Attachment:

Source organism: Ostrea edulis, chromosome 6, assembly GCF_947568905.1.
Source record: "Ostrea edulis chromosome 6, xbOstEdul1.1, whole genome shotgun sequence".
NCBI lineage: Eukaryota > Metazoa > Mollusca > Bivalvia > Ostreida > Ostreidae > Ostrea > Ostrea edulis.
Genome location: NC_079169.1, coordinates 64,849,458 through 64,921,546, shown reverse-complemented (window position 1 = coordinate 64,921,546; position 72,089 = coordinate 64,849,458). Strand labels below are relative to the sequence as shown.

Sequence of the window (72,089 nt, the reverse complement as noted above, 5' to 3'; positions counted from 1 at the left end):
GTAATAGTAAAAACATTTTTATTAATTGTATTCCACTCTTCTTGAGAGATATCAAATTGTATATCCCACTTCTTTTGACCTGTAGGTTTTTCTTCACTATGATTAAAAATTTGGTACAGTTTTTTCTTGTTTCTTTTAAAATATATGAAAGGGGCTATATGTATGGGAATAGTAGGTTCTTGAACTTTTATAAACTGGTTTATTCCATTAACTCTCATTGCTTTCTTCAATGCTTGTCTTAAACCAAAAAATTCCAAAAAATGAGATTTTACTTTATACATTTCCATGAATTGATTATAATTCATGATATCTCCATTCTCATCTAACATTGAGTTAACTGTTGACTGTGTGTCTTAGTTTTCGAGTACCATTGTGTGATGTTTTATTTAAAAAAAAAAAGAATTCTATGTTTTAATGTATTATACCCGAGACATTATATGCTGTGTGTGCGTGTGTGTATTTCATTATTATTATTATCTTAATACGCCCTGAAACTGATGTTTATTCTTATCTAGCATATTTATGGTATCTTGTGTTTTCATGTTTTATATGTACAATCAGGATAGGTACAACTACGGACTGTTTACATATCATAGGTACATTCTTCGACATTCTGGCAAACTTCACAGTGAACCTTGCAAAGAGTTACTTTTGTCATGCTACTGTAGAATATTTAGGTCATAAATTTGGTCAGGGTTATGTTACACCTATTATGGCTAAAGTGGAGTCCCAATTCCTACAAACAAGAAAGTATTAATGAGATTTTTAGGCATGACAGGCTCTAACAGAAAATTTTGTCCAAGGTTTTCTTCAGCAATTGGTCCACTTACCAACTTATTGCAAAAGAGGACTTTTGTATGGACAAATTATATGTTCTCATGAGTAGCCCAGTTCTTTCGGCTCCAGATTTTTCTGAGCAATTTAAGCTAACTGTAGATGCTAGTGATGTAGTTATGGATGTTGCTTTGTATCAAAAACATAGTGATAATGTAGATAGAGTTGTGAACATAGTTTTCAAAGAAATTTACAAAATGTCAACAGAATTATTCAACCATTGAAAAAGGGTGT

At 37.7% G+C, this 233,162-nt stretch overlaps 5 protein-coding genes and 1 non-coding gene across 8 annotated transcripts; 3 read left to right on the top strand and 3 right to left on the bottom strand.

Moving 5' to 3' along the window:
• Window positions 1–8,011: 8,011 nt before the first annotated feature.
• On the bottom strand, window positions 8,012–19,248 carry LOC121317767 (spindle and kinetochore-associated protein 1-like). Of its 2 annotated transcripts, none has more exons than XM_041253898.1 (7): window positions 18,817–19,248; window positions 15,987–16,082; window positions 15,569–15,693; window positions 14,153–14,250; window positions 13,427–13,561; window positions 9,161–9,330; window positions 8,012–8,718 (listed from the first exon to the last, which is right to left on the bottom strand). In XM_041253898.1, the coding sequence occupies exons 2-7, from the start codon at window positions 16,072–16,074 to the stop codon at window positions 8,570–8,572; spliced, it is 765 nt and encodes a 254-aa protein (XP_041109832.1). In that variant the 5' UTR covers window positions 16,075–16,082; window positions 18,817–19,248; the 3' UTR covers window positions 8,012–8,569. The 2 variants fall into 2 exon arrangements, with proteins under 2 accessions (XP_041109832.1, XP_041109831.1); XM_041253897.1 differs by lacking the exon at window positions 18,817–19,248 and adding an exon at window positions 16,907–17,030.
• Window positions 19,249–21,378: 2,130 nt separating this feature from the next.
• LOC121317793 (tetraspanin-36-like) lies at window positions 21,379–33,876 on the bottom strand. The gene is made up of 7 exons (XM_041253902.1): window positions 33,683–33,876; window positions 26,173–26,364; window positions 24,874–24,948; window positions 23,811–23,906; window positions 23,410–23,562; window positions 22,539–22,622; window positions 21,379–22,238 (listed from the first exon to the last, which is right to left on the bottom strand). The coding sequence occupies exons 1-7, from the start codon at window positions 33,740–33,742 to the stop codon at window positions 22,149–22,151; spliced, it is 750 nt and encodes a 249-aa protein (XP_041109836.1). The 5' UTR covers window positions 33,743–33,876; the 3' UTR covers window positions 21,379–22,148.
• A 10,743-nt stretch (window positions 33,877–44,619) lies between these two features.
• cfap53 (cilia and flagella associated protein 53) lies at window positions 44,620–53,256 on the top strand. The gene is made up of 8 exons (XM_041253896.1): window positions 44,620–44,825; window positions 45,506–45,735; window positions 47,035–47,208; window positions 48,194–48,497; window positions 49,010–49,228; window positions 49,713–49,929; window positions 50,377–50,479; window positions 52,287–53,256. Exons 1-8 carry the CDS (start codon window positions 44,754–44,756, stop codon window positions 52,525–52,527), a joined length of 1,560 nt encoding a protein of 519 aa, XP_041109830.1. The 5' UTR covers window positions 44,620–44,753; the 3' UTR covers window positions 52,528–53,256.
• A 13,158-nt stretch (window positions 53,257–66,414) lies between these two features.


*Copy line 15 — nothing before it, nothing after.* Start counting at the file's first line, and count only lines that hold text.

• A 13,158-nt stretch (window positions 53,257–66,414) lies between these two features.